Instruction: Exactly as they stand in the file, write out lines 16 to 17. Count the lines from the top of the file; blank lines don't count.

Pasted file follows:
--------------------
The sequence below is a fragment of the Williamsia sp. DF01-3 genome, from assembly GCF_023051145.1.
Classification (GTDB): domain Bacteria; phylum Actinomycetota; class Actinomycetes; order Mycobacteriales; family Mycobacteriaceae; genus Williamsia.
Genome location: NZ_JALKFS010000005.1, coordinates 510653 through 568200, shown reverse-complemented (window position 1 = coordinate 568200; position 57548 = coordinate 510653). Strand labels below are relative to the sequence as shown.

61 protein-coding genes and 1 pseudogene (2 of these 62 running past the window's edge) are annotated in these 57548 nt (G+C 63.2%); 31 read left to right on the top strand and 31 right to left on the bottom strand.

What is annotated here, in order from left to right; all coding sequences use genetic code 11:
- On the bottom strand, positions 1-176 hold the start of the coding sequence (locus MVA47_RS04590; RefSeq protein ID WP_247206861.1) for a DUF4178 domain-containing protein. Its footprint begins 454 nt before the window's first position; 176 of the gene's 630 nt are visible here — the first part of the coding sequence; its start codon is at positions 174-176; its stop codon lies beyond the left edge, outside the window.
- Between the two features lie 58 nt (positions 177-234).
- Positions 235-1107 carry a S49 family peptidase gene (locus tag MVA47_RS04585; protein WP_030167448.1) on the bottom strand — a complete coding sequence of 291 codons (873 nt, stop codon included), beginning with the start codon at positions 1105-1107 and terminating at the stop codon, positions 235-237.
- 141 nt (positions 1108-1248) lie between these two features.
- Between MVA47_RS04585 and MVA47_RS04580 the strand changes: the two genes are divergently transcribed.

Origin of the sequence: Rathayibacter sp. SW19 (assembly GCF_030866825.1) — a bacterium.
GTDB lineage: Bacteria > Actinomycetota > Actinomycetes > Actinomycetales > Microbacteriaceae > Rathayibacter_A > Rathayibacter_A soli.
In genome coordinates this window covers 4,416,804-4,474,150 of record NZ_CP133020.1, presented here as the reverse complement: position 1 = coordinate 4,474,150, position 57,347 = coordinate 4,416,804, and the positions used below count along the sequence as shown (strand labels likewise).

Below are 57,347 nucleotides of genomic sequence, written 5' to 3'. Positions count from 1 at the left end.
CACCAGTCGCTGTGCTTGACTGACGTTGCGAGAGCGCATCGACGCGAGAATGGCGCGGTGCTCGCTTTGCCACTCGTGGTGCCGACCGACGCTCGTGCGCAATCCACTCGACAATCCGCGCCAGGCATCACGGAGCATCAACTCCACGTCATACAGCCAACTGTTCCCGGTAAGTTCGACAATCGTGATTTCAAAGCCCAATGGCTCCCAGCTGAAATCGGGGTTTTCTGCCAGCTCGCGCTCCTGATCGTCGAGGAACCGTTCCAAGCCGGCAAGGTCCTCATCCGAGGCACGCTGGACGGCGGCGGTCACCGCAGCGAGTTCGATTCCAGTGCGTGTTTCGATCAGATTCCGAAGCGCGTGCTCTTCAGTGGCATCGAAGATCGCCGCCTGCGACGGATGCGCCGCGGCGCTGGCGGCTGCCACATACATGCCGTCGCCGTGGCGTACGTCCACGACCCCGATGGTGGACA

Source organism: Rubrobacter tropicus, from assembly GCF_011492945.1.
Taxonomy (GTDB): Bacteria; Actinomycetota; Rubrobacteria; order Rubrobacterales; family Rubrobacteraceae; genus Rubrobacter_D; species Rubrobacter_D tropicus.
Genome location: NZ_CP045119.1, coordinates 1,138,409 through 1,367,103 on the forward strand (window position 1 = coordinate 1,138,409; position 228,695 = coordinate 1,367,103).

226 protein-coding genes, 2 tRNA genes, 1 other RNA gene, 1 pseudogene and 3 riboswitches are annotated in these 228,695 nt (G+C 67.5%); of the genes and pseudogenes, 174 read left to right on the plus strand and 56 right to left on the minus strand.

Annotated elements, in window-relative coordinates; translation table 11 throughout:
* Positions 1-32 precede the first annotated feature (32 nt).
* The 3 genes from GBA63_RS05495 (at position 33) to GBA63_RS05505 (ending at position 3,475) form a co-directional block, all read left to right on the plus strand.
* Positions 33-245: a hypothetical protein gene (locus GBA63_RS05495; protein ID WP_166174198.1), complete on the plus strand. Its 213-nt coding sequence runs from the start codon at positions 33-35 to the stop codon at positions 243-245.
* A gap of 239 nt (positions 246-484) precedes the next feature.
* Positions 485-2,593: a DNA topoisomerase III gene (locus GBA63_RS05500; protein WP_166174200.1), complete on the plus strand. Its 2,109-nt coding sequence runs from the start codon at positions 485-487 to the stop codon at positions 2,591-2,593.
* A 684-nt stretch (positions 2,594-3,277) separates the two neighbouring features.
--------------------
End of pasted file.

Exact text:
Source organism: Rubrobacter tropicus, from assembly GCF_011492945.1.
Taxonomy (GTDB): Bacteria; Actinomycetota; Rubrobacteria; order Rubrobacterales; family Rubrobacteraceae; genus Rubrobacter_D; species Rubrobacter_D tropicus.